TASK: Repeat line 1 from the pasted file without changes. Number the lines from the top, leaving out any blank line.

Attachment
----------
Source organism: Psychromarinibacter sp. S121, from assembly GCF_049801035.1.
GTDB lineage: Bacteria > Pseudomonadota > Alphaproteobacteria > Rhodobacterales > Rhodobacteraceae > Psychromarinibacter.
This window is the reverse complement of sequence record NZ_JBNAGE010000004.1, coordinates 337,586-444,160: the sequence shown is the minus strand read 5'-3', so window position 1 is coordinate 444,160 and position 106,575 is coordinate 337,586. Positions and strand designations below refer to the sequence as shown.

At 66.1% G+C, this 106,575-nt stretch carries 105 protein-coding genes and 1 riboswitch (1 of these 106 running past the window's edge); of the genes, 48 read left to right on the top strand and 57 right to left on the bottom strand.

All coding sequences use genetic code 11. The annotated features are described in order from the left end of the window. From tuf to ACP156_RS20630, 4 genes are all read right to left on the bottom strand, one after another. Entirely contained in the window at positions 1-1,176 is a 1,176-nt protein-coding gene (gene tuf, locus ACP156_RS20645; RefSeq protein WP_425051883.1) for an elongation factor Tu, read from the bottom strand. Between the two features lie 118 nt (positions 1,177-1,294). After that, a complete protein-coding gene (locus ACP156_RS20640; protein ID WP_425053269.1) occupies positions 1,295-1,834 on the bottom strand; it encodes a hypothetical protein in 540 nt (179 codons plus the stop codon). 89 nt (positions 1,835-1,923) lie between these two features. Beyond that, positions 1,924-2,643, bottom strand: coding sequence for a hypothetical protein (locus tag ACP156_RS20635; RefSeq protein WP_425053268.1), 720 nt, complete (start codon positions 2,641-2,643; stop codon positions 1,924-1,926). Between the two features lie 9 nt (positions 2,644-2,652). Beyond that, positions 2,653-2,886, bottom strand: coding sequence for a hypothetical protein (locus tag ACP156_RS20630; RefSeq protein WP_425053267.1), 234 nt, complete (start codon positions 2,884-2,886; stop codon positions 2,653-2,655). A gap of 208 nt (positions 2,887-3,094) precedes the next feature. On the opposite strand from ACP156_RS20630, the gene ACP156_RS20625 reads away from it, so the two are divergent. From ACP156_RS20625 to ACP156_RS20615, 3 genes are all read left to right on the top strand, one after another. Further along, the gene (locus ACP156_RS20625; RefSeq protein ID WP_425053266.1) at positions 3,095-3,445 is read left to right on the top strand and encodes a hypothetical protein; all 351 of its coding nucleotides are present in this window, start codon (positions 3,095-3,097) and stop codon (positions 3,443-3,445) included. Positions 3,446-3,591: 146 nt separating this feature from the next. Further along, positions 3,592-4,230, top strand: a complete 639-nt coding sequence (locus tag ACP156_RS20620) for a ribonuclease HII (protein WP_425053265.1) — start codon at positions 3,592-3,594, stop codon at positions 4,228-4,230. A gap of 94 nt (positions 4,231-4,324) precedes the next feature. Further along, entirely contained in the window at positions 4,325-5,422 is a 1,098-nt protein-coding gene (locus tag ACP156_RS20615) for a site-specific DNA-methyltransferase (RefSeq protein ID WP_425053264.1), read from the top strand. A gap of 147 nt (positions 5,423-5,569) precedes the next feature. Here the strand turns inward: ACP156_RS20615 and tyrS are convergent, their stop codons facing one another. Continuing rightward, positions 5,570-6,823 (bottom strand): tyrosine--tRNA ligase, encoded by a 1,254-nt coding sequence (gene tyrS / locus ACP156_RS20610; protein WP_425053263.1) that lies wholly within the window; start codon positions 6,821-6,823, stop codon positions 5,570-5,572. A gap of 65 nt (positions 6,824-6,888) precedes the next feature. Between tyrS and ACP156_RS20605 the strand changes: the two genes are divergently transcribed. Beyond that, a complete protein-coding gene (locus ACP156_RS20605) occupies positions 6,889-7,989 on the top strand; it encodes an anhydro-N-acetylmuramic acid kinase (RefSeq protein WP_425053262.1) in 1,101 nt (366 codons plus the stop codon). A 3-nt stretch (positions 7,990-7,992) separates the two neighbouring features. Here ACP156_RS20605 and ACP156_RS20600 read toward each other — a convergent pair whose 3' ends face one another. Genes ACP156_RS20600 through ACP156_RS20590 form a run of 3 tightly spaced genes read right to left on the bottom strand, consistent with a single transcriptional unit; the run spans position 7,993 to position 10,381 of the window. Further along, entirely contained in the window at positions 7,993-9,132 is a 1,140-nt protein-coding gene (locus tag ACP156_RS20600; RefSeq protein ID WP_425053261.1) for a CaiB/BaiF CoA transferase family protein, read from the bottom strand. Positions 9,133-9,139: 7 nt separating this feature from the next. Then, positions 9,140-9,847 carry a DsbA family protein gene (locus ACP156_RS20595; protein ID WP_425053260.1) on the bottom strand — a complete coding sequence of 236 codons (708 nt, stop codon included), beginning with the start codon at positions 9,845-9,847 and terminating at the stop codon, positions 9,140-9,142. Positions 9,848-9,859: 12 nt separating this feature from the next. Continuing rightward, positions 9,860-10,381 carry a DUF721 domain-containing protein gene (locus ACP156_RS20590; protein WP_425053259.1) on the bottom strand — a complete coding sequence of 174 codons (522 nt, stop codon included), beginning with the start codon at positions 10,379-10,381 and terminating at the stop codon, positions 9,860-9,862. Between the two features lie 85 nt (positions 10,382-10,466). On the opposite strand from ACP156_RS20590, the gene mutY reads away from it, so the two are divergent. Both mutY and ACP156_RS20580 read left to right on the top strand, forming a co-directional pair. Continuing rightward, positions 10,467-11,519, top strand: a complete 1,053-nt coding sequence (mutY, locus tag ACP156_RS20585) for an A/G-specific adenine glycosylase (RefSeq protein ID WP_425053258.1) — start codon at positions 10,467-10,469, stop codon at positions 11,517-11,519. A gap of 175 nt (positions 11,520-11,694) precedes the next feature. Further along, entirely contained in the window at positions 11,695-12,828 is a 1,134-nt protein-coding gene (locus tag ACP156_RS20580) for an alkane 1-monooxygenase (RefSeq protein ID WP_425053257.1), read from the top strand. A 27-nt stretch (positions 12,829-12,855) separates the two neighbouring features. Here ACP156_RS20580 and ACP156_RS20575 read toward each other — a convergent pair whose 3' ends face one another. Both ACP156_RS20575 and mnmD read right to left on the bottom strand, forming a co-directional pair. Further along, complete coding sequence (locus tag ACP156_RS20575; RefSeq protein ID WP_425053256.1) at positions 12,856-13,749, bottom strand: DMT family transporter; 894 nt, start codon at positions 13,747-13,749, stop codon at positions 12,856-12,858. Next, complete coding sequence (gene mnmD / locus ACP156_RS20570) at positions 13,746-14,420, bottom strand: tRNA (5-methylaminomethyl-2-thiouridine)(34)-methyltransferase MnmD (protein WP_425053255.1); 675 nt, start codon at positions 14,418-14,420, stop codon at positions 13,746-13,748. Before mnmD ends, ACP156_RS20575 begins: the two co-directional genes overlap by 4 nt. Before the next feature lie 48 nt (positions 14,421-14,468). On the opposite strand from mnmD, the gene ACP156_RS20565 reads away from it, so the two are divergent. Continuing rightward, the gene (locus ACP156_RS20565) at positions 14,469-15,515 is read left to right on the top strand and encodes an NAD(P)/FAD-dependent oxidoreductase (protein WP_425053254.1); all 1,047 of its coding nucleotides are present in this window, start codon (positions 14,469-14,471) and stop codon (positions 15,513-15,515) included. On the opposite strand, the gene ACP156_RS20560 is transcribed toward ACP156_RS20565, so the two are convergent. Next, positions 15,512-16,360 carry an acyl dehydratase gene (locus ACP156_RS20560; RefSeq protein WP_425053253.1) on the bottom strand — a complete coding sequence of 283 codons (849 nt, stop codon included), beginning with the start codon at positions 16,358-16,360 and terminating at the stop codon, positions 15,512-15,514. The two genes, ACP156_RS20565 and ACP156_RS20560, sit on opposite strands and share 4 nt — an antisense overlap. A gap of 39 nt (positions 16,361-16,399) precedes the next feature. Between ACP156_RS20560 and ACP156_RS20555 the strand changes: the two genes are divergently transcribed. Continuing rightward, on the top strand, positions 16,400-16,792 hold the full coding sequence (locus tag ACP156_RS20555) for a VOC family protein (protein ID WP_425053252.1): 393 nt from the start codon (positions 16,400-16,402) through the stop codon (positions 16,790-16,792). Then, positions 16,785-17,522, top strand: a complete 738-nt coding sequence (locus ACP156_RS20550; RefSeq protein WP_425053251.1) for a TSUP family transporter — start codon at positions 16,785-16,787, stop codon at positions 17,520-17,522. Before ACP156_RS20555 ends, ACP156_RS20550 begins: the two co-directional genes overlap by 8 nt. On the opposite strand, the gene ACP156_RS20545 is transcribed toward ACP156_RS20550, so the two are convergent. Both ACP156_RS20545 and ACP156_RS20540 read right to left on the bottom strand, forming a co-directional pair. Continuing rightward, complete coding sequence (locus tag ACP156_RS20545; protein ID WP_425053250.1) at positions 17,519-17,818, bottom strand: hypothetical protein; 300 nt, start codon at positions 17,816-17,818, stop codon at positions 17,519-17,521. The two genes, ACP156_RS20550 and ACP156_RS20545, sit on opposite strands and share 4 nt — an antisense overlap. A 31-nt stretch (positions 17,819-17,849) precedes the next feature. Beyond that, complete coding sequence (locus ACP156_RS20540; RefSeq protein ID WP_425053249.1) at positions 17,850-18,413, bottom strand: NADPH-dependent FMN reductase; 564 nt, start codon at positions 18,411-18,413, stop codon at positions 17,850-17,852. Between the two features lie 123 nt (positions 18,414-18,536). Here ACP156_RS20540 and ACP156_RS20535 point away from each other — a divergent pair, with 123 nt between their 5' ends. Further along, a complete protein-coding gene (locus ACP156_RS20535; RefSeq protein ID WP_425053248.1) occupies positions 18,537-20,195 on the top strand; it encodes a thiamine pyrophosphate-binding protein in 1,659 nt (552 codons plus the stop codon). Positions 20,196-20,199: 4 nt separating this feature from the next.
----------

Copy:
Source organism: Psychromarinibacter sp. S121, from assembly GCF_049801035.1.